The slow death of baseball box scores in newspapers
Forget "Dick and Jane." I learned to read by studying the baseball box scores in the newspaper. Many of you probably did the same if sports dominated your early years.
Once you deciphered the code, the box score provided almost everything you needed to know about a game. It told you that Mickey Mantle went 1 for 3 with a run scored as the result of his 36th homer of the season. Or that Sandy Koufax recorded 13 strikeouts in shutting out the Giants.
The box score has been a staple of newspapers since the 1800s. Yet like everything else in the ever changing world of media, its future is precarious in print editions, as sports editors wrestle with diminishing space and resources. They also wonder if running the box scores is essential given their instant availability on a multitude of websites.
The Charlotte Observer, along with sister papers the Raleigh News & Observer and the Rock Hill Herald, took the step and eliminated the baseball scores from their print editions this year. Mike Persinger, the sports editor of the Charlotte Observer, said it was a move that had been discussed for the last 6 or 7 years.
"We always came away thinking, ‘It's too soon,'" Persinger said.
However, budget cutbacks forced the papers to reconsider the decision this year. Persinger said the baseball box score page (which the three papers share) took a staffer four hours (a half-shift) to produce. The sports editors felt those resources could be used elsewhere.
"It was not an easy decision, but in some ways it was," Persinger said. "Why were we running something that is widely available elsewhere? For most of our younger readers, if they care about the Red Sox, or want the latest on their fantasy team, they are going to get those statistics and box scores elsewhere and get them faster than they would in the newspaper."
As you would expect, the majority of complaints came from older readers. Persinger said he personally responded to more than 700 calls and emails from readers who objected to the decision.
"I understand where they are coming from," Persinger said. "I broke a habit that in some cases goes back 50 to 60 years. A habit of waking up in the morning and looking at the box scores in the paper."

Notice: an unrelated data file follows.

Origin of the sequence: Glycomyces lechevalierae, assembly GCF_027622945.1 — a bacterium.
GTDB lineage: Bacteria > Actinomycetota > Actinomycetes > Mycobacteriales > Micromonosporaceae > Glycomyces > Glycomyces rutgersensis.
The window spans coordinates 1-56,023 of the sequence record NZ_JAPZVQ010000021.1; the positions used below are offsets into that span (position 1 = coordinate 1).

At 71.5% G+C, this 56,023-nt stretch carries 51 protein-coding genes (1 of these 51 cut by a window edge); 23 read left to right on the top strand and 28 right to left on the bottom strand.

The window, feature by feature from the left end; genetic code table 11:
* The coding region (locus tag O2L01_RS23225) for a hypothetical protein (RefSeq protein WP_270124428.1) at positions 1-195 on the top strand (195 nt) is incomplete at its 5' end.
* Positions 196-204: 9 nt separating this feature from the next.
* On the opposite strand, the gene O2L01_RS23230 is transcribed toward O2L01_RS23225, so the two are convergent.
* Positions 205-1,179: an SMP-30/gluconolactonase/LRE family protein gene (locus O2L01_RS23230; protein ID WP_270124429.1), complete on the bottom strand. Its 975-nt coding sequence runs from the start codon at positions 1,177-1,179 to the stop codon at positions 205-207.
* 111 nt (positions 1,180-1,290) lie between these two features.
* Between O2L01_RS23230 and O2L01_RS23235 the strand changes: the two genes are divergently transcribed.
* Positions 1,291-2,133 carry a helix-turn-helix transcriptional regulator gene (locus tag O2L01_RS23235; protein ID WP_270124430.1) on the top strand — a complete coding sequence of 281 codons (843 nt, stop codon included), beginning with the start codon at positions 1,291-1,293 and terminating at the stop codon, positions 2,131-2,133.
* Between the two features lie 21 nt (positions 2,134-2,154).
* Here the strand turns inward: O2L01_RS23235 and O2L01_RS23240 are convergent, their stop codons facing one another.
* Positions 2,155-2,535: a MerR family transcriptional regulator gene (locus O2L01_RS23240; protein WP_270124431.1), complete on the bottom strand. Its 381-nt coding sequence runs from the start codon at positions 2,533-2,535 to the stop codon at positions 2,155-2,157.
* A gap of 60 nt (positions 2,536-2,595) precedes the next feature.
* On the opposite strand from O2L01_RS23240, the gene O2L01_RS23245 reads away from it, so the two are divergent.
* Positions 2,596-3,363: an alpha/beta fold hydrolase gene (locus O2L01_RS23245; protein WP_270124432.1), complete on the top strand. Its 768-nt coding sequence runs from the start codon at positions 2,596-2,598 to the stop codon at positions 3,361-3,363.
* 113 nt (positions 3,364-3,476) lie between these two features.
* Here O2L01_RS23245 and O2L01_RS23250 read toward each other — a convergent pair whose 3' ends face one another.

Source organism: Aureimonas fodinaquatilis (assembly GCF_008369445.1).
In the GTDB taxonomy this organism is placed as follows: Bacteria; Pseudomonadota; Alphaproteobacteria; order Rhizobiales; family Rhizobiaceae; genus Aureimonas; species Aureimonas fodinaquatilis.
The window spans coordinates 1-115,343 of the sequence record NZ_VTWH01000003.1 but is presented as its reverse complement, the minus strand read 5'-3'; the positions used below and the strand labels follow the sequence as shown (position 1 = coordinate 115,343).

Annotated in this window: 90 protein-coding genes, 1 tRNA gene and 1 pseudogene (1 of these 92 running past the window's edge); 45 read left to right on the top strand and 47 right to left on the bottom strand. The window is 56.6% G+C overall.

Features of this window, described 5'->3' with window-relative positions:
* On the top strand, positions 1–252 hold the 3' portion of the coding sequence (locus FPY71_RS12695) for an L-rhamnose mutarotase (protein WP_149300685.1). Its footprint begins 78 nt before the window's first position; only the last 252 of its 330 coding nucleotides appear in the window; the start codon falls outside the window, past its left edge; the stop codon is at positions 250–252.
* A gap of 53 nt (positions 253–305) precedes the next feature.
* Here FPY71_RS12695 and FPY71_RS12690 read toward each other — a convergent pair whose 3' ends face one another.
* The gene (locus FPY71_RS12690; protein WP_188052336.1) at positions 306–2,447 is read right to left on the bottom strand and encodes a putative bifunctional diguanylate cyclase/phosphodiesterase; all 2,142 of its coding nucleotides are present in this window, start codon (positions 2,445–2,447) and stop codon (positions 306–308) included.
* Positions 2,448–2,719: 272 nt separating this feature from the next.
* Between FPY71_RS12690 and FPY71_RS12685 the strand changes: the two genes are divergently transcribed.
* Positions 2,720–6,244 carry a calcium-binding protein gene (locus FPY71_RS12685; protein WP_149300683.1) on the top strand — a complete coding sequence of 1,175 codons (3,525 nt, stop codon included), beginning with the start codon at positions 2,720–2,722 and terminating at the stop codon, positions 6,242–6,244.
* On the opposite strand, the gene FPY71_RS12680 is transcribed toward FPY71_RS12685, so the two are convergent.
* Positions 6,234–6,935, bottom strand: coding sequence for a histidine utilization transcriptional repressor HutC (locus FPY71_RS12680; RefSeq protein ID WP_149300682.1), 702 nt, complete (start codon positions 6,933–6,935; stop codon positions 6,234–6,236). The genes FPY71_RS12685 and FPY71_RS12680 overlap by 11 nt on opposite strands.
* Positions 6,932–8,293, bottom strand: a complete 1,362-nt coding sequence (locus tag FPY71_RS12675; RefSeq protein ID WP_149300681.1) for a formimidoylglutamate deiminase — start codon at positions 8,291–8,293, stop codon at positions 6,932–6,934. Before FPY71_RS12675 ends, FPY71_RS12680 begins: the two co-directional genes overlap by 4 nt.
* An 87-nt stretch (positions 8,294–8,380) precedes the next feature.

Speaking personally, I broke my newspaper box score habit several years ago with the dawn of the digital age. I get the White Sox box scores sent directly to my phone immediately after games. Given the season they have had, it is remarkable my phone still is in one piece.
I also have a professional reason why I advocate getting rid of the baseball box score in newspapers. As a contributor on sports media for the Chicago Tribune, it is frustrating to hear that a column has to hold in the print edition because of a lack of space.
Last week, I made the argument to Joe Knowles, the Trib's associate managing editor for sports, the paper's readers would be better served with a full page of interesting stories from staffers, including my columns, rather than a full page of baseball box scores, many of which are meaningless games in September.
In an email, Knowles acknowledged that the "clock is ticking on (baseball) box scores." Interestingly, the Tribune already has eliminated running NBA and NHL box scores, a decision that Knowles said generated only a handful of complaints. He still plans to run NFL summaries in print because of fantasy football players. However, he notes, "I doubt many of those people rely on the printed newspaper for that data."
Knowles writes of baseball box scores:
"Agate in general feels a bit like an anachronism in the newspaper and we have been scaling it back gradually for a while now. Right now, with the Cubs being relevant again, I don't think we'd pull the plug on baseball agate for 2016, but conditions – foreseen and unforeseen -- may dictate that we consider it."
Circumstances already prevailed for the papers in North Carolina. Persinger said some of the disgruntled readers are appeased when he informs them that the box scores can be found in the Observer's digital edition.
However, Persinger knows for some readers, the online version isn't an option.
"For whatever reason, there are some people who won't use a computer," Persinger said. "Those are the people I feel the worst about. But I can't help them. It's just the way our industry is changing."
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